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Anonymous Social-Networking App ‘Secret’ Shuts Down

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After just 16 months and a fleeting stint as a popular app, the anonymous social-networking service Secret is shutting down.

Unlike most startups that collapse when they are unable to restructure their debt or can’t raise follow-on funding, Secret’s troubles had nothing to do with money.

The San Francisco-based startup had raised $35 million from investors including Index Ventures, Kleiner Perkins Caufield & Byers and Google Ventures, with $25 million of that coming in July when the company was valued at $100 million.

In a blog post announcing his decision to shut down Secret, co-founder David Byttow wrote that the startup no longer reflects his initial vision. He said he would spend the next few weeks winding down operations “gracefully” and plans to return the remaining funds, which he described as “significant,” to investors rather than attempt a pivot.

“Innovation requires failure, and I believe in failing fast in order to go on and make only new and different mistakes,” he wrote in the post.
Not all funds will be returned. Mr. Byttow and co-founder Chrys Bader sold a portion of their shares to venture investors totaling roughly $6 million between them in July as part of the $25 million Series B round 11 months after launching the company.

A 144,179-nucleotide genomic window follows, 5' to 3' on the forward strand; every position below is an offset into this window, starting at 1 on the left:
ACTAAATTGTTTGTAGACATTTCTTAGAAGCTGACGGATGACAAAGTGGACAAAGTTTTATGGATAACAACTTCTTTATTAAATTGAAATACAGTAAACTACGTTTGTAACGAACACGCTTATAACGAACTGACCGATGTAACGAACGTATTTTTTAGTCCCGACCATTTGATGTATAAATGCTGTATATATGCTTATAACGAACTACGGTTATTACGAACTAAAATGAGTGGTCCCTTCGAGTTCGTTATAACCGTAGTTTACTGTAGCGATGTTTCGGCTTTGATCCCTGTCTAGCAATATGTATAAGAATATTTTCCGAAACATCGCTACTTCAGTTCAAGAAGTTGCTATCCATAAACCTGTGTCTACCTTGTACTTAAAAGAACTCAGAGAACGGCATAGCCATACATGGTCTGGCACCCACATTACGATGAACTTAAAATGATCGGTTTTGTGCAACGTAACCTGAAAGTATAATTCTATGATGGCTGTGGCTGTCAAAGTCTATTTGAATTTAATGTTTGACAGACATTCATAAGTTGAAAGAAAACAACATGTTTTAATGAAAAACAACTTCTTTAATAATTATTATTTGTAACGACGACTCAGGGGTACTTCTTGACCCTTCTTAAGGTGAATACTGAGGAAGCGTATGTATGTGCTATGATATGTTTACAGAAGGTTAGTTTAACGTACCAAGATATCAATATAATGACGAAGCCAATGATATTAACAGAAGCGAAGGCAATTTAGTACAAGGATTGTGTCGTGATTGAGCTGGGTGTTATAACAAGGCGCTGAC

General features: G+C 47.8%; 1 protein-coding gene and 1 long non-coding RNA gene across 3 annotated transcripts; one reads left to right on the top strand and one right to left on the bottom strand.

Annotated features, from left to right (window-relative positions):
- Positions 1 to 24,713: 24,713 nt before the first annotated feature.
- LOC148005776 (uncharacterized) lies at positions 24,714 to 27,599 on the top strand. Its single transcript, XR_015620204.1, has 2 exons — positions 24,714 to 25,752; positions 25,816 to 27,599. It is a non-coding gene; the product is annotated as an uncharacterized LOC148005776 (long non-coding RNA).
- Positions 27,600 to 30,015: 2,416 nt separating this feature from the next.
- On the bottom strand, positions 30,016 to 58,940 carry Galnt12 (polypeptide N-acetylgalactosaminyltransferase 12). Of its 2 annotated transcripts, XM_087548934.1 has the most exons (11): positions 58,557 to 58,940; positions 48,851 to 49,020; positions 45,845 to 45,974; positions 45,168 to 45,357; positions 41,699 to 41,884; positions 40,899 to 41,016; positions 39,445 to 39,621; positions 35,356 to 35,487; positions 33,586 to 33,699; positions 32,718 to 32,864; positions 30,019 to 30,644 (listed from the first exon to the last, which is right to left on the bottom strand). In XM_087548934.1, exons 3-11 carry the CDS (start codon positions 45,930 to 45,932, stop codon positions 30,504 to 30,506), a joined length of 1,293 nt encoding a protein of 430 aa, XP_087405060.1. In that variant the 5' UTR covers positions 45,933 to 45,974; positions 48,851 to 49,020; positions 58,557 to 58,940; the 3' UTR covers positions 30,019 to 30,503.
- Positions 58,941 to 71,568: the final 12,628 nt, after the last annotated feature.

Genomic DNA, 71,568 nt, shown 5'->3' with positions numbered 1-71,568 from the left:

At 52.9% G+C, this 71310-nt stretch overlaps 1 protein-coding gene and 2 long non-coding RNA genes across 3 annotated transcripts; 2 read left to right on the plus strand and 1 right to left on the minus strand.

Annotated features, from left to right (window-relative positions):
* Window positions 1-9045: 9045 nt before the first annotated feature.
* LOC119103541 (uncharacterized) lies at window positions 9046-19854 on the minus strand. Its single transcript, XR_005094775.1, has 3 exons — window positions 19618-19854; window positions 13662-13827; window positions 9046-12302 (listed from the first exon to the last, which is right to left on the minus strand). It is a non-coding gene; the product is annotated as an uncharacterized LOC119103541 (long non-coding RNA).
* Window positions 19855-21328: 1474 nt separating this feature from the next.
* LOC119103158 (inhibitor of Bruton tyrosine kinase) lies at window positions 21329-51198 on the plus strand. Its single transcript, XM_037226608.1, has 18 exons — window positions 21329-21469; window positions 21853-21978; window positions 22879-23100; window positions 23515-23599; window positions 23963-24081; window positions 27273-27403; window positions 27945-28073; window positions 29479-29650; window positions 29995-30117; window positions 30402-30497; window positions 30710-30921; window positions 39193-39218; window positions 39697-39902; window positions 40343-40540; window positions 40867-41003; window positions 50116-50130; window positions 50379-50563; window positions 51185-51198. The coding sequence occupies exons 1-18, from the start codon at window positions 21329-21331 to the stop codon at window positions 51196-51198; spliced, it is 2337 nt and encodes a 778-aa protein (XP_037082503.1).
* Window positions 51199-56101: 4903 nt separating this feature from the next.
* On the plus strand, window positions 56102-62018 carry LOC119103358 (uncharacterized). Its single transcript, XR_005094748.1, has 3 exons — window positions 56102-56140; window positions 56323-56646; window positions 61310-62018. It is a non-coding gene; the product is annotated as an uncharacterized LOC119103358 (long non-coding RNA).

The move was an unusual one for founders, who typically retain their shares in the hope that they will be worth more during a later round or after an initial public offering.

The shutdown also shows the meteoric rise and fall of the company, which competed with other anonymous-networking apps such as Whisper and YikYak.

In August 2014, the Secret messaging app, which was 10 months old, hit its height in popularity. It secured the No. 11 spot in social-networking category and No. 61 overall in Apple’s App Store, according to App Annie, a service that monitors the traction of mobile apps. The following month, the app dropped and failed to rank among the top 1,500 apps, according to the stats.

A redesign late last year overhauled most features and boosted the app’s popularity somewhat, though it has since fallen to No. 74 in social networking and nearly 995 overall, according to AppAnnie.

Secret also was hit with departures in recent months, including Mr. Bader’s exit in January. Several engineers have also left in recent months.

The anonymous-networking services have arisen in recent years, following an idea that people are curating unreal and inauthentic versions of themselves in the digital world. Some say anonymity enables honesty and allows people to take part in more meaningful exchanges, though others say it emboldens people who are prone to bad behavior to act even worse because there is no accountability.

In the blog post announcing Secret’s closure, Mr. Byttow called anonymity “the ultimate double-edged sword” in that it enables honest, open communication and creative expressions, but must be wielded carefully and respectfully.

Garry Tan, who invested in Secret on behalf of his firm Initialized Capital, said the shutdown is just another day in Silicon Valley.

“Consumer apps are very fickle,” said Mr. Tan, who expects to be getting money back. “A VC fund will have dozens and dozens of companies. Half of them will go sideways, and in fact most of them go to zero.”

Write to Lizette Chapman at lizette.chapman@wsj.com

Source: wsj.com

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